Flight from Bangkok to Munich


Behind the lens
Peter Nitsch, a Munich born documentary photographer and designer presented Bangkok in a new light before the world, through his lens. Most of his outstanding clicks in and around Bangkok, highlight daily struggles of the Thai people. His photography collections are available both in Bangkok and Munich. For his assignments, he often takes flights between Bangkok and Munich. He won several awards, including Photography Masters Cup, German Photography Award and International Photography Award Bangkok, for his unique portrayal of Thailand and its people. Nitsch is also a designer and his clients include Universal Studios, Sci-Fi Channel and United Nations. He regularly contributes to Shpilman Institute of Photography, a non-profit research organisation that promotes photography worldwide. He loves living in both Bangkok and Munich.

Right on track
Thailand’s first ever railway track, Paknam Railways was established in 1893 and was inaugurated by King Rama V. A narrow-gauge line, it stretched 13 miles and four steam locomotives were driven on it. The tracks were laid by Krauss and Company of Munich. It took two years to build them and construct the locomotives. This German company was given 20 years concession by the Thai authorities to run Paknam Railways. The locomotives ran daily and became a popular public transport in Bangkok. To inspect the tracks, officials from Krauss and Company would have taken flights from Bangkok to Munich and vice versa. In 1908 the Motor Tramway Service came into force and Paknam Railways got their first electric engine. Later this railway service was bought by the Thai Government, who was not enthusiastic as before to invest in it. During World War II the cables of these locomotives were cut and in 1959 Paknam Railways was finally closed down as Rama IV roadways came in place of the railway tracks. The four German locomotives were kept in the museum reminding all, of Bangkok’s first train services.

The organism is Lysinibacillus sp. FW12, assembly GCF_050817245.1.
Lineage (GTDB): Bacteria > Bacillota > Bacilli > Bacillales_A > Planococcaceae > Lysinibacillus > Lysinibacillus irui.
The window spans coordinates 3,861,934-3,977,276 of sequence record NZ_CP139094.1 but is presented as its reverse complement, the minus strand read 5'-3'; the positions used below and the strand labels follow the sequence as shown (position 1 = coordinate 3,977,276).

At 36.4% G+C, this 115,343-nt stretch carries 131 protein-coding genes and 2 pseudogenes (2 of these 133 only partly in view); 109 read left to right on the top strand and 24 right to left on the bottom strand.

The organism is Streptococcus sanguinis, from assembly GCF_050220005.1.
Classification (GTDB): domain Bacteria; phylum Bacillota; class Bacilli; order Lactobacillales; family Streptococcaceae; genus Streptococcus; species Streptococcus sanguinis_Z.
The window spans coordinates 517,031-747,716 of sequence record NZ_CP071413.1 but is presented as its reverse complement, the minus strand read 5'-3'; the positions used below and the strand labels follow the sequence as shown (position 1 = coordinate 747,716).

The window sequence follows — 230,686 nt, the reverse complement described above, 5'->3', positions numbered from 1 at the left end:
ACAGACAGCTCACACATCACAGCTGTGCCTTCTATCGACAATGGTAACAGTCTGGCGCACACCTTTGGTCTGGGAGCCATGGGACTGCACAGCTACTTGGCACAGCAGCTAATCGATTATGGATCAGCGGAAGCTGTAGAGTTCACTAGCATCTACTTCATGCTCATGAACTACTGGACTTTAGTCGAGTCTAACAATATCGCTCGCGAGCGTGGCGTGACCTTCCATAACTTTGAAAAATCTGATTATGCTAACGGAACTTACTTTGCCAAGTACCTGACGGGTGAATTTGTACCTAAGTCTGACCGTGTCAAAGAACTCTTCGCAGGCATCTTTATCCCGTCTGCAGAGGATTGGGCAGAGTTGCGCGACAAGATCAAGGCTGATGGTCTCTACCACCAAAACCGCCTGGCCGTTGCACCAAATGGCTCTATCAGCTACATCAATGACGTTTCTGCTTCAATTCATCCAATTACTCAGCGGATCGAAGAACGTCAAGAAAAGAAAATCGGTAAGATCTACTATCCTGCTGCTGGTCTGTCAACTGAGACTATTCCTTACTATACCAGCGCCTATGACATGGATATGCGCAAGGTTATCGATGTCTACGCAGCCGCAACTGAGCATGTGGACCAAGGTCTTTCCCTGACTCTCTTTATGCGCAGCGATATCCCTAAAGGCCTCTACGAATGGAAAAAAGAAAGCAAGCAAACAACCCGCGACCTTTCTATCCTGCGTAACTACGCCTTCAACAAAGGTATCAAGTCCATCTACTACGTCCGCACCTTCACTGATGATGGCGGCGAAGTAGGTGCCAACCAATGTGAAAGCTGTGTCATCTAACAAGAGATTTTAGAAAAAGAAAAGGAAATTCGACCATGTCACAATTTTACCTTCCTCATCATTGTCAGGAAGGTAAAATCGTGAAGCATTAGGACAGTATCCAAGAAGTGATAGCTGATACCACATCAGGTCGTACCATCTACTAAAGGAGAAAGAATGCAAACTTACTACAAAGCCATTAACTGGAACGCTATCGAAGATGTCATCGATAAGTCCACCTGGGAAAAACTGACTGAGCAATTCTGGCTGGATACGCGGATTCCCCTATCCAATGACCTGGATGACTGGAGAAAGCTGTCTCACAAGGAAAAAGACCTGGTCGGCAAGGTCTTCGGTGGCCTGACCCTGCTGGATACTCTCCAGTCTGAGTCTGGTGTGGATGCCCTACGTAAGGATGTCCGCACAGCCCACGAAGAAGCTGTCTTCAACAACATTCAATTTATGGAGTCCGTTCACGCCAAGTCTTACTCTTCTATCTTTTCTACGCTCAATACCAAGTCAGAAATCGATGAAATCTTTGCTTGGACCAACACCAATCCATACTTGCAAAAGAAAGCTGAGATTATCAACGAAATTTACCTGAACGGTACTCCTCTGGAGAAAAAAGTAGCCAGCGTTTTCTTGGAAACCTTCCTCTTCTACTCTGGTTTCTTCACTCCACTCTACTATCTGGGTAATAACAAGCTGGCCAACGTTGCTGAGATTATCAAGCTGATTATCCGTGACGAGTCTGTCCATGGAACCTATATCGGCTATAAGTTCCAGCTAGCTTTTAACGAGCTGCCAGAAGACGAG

German architect at Bangkok Airport
Helmut Jahn, a German architect who designed numerous buildings and structures worldwide, was born during World War II. He witnessed devastation of Germany due to massive bombing and it’s restructuring after the war. This reconstruction of a destroyed city influenced Jahn to become an architect. He was the brain behind the 800 million dollar Sony Centre in reunited Berlin. Jahn was also the chief architect of Bangkok’s Subarnabhumi Airport, while the Munich Airport Centre is being designed by him. He built the impressive structure of Kempinski Hotel which is run by Bangkok’s royal family. His other architectural splendours include the tallest building of Philadelphia and Highlight Munich Business towers. Helmut Jahn’s global business spreads across continents and his architecture firm ranks among the top 20 US architect firms with a huge annual turnover. Every time Helmut Jahn takes a flight from Bangkok Subarnabhumi Airport to Munich, he must be in praise of his own structural wonder. He shares a great relationship with both Bangkok and Munich.
Sky Trains made in Munich
Bangkok’s famous Sky Trains, a rapid elevated transit system, is one of the swiftest transports to go around the city with easy access to major shopping malls, markets, riverside area and the popular Sukumvhit Road. These popular Sky Trains used by both residents and tourists in Bangkok, are made by Siemens, one of the leading electrical goods manufacturing companies of the world. Siemens is a German company with its headquarters in Munich. The Thai government of Bangkok has a contract with Siemens to supply these Sky Trains. Tourists who have taken flights to Bangkok from various parts of the world get a taste of Munich while riding these trains and touring the city. So the ties between Bangkok and Munich run sky high.

Silver screen connect
Hollywood actress Maile Fianagan, who played the role of Ninja Naruto Uzumaki in Naruto, spent her childhood in both Bangkok and Munich. Born into a military family in Honululu, Hawai, she and her relatives lived in Bangkok around 1969. When she was ten years old, her parents took a flight from Bangkok back to Munich, where they settled finally and Fianagan completed her graduation. She excelled in theatre and stand-up comedies. She was engaged with Lab Rats as Terry Perry and acted in the role of Janet in Yes Man. An Emmy award winner for her outstanding performance in animated movies, she has more than seventy films to her credit. Though born in Hawaii USA, she is immensely attached to both Bangkok and Munich where she believes her roots lie. Fianagan always mentions the two cities while speaking of her childhood and student life and how these cities framed her future. She once said: “It took me three years to settle down in the USA as I was forever close to Bangkok and Munich.”